Thematically, Dick also drew on his pulp roots. The paranoia central to Dick's fiction (as well as, sadly, his life) is very much a pulp trope. Both John Campbell's 1938 novella "Who Goes There?" (first published in Astounding and filmed several times by Hollywood as The Thing) and Robert Heinlein's wonderfully strange, at times perverse, alien-invasion novel The Puppet Masters (first serialized in Galaxy in the 1950s) trade in the same anxiety about identity and reality as Dick's novels. Similarly, Dick's depictions of the government's manipulation of reality through the media in The Zap Gun; of drug-addled undercover cops narcing on themselves in A Scanner Darkly; and of androids believing themselves to be human while the human pursuing them becomes afraid he's really a robot in Do Androids Dream of Electric Sheep? (adapted into the 1982 film Blade Runner) imaginatively, sometimes unrecognizably, rework familiar pulp SF plots and concepts.
Even as he sought to distance himself from SF (he wrote several non-SF novels that went unpublished until after his death and returned to the genre both chastened and troubled by long periods of alcoholism, drug abuse, and psychosis), Dick embraced pulp's "fast shuffling of possibility after possibility" to create complex and challenging works that reflected his own visions of a reality far more troubling than most writers, SF or not, have imagined.
Alfred Bester, whose most accomplished works were all published in 1950s pulps, did not turn the pulp aesthetic inside out as did Dick; instead, he pushed it to its outer limits. Damon Knight, analyzing Bester in his 1967 critical history of SF, In Search of Wonder, wrote, "Dazzlement and enchantment are [his] methods. His stories never stand still a moment; they're forever titling into motion, veering, doubling back. . . . Pyrotechnic as his performance is, it nearly always seems to end up somewhere."
The pulp aesthetic is never less than pyrotechnic, and Bester's two major novels epitomize this quality better perhaps than any other writer's work. The Demolished Man is set at the dawn of the 24th century and follows interplanetary corporate magnate Ben Reich's attempt to kill his chief competitor and elude the telepathic police force that has put an end to premeditated murder. The Stars My Destination takes place in a distant future when humans have developed the ability, called jaunting, to teleport by thought alone. Its anti-hero is Gully Foyle, a space mechanic of limited prospects who becomes a Nietzschean force of pure will after he is abandoned in deep space and survives only to revenge himself upon those responsible.
These sketches, of course, utterly fail to capture the glorious, revelatory, and undeniably crazed grandeur Bester achieves in both novels. "This was a Golden Age, a time of high adventure, rich living, and hard dying . . ." begins The Stars My Destination, with Bester writing in an ironic style inspired equally by 19th-century Romantic literature and 1950s American optimism that effectively sets the tone for his epic, Dumas-inspired moral adventure, which features such marvelous details as an extreme ascetic cult, the Skoptsies, who have had all of their nerve endings severed so that they may exist in perpetual sensory deprivation; plastic surgeons who create monstrosities for gladiatorial combat; and an asteroid community that differentiates its members (and, unfortunately for Gully, its visitors) with elaborate and hideous facial tattoos. More pulp than pulp, Bester's work is deliriously entertaining and yet achieves serious purpose in the process: In The Demolished Man, uncovering the twisted, Freudian roots of Ben Reich's obsession with his business rival; in Destination, witnessing Gully Foyle's remarkable and moving transfiguration from brute--murderer, rapist, terrorist--into human being, ironically, as he learns how to control his atavistic rage in order to better exact his vengeance.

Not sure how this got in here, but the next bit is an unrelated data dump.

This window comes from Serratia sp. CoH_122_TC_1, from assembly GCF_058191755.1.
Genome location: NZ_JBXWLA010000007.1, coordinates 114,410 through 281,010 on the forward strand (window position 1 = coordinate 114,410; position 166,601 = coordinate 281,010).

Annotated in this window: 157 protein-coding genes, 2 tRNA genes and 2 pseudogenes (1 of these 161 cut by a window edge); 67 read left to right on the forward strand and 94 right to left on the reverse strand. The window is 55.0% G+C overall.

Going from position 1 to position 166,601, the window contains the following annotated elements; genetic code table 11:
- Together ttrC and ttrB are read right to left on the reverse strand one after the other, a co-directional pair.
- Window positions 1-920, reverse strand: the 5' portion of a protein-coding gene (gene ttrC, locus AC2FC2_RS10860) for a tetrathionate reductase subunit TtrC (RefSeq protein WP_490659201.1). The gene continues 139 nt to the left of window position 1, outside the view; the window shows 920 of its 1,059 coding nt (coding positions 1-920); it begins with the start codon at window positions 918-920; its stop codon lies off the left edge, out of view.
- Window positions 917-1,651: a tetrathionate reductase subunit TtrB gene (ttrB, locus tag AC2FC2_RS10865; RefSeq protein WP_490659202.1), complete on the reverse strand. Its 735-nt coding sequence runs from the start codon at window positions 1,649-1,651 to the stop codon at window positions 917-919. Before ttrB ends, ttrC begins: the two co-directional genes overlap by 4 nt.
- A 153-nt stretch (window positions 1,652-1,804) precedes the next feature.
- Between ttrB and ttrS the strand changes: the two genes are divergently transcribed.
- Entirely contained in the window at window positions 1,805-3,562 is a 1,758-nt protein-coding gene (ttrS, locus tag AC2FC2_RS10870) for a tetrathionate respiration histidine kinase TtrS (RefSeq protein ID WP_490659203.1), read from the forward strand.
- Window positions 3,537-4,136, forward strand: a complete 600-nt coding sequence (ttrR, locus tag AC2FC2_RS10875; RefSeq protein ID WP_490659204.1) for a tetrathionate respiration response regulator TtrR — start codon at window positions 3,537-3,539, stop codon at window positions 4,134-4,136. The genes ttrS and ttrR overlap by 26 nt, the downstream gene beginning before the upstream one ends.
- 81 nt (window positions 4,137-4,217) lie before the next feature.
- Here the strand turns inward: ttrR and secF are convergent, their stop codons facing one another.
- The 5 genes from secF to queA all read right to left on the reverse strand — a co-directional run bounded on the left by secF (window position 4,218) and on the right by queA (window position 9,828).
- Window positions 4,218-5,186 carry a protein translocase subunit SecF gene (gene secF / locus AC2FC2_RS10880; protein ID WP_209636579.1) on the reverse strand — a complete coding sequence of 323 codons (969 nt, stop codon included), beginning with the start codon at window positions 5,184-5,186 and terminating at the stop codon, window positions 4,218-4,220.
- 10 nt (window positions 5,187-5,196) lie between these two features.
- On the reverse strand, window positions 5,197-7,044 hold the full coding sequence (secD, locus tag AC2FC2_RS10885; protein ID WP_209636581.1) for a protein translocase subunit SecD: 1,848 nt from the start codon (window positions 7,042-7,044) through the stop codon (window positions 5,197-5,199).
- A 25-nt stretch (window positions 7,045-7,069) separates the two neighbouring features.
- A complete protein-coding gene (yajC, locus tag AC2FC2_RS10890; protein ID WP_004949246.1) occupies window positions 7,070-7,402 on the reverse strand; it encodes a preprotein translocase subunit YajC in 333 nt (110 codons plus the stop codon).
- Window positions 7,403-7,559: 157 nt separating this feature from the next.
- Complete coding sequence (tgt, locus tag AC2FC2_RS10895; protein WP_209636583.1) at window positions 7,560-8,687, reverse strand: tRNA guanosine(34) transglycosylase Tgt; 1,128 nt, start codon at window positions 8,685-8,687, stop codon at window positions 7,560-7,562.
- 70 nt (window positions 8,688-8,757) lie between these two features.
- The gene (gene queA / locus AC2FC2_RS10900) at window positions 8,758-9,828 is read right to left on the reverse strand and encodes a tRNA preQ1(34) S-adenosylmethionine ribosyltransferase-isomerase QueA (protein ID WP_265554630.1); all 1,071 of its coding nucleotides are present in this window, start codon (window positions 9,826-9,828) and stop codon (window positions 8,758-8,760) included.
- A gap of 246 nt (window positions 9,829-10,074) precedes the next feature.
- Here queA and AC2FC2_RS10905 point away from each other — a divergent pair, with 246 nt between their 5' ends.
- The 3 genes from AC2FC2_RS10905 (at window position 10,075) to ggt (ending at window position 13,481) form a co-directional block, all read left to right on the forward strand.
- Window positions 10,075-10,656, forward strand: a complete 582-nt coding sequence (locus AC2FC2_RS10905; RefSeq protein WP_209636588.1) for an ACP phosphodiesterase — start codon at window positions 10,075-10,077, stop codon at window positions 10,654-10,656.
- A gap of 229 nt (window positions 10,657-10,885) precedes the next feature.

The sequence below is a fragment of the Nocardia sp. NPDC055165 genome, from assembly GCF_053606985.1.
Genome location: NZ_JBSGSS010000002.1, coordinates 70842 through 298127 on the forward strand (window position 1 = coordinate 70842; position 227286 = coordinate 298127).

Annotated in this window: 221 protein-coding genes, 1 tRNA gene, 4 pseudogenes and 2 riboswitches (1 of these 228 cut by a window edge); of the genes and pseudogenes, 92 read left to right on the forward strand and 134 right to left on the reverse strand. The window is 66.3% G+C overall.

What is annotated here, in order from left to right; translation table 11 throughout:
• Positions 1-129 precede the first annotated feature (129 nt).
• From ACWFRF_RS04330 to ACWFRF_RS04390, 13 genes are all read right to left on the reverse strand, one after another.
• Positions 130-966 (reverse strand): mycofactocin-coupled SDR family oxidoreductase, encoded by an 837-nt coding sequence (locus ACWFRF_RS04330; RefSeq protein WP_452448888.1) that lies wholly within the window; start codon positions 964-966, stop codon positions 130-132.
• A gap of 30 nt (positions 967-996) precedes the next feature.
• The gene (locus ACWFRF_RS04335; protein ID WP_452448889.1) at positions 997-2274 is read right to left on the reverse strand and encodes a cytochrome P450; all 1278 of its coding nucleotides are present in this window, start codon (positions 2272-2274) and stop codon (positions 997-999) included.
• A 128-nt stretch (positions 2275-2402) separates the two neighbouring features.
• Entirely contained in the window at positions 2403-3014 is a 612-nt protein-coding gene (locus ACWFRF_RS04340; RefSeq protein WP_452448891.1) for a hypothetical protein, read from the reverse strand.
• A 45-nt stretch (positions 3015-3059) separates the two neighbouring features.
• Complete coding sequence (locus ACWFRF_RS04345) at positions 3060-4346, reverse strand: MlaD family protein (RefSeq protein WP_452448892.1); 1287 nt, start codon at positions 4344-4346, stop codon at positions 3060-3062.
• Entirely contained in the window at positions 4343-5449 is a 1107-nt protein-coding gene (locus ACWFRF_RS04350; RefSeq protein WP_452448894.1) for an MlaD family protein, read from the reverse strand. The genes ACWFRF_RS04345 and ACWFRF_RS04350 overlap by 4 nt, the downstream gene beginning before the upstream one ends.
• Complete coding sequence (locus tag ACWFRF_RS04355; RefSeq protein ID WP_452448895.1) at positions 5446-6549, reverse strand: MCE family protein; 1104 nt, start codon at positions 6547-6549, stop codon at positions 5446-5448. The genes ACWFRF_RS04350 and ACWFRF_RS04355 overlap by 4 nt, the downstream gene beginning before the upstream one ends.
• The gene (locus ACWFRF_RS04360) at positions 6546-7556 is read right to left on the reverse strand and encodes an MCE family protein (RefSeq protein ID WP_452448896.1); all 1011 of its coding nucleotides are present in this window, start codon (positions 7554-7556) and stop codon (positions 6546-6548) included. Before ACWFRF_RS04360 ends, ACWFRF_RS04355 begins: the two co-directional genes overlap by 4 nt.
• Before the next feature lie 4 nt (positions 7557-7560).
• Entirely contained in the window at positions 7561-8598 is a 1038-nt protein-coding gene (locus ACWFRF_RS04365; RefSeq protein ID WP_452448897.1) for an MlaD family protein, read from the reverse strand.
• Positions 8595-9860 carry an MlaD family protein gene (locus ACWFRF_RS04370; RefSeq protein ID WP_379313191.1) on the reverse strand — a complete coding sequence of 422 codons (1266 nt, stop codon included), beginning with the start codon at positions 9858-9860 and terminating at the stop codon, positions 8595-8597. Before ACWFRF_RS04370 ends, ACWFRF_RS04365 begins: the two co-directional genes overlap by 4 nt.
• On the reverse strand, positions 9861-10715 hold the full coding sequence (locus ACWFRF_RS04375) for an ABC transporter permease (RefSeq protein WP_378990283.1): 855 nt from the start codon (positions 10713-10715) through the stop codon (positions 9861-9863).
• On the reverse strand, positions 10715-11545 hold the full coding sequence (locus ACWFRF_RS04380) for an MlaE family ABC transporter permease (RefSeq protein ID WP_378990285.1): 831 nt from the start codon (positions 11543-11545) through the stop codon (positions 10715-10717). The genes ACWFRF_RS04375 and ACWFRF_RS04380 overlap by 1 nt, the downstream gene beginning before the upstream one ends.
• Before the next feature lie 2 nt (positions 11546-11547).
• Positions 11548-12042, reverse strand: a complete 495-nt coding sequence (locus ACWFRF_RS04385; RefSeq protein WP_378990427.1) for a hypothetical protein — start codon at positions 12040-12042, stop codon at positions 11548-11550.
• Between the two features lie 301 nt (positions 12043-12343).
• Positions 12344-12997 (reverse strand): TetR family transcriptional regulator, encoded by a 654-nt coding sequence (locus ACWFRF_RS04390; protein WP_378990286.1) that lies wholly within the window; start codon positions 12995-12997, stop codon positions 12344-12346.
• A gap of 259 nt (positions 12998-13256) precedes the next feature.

Bester also creates brilliant settings in typical pulp fashion: briskly and economically extrapolating future societies from the admittedly improbable evolutions to which he subjects humanity. In Destination, for example, teleportation and its inherent threat to privacy ("I think I'll just pop over to the neighbors" takes on a whole new meaning when thought equals action) has brought about a new Victorian (or perhaps Islamic) age of prudery, in which women are hidden away at the centers of mazes, safe from lascivious jaunters. In The Demolished Man, the telepathic minority has established a guild and an elaborate caste system to protect its own interests and to ensure that its members do nothing to incite the normals.
Such compelling, insightful flights of imagination are inconceivable without pulp: No other medium could accommodate such a pile-up of ideas and images told so swiftly that improbabilities are overlooked and only truths about human nature keep pace. In his 1973 essay, "Science Fiction: A Hopeless Case--With Exceptions," Polish SF writer Stanislaw Lem blasts SF fans, publishers, and writers for their lack of critical discernment. But he also identifies, in the juxtaposition of economics and art that defined SF in the pulp era, a central tenet of a pulp aesthetic: "Science fiction is such a remarkable phenomenon [because] it comes from the whorehouse but it wants to break into the palace where the most sublime thoughts of human history are stored."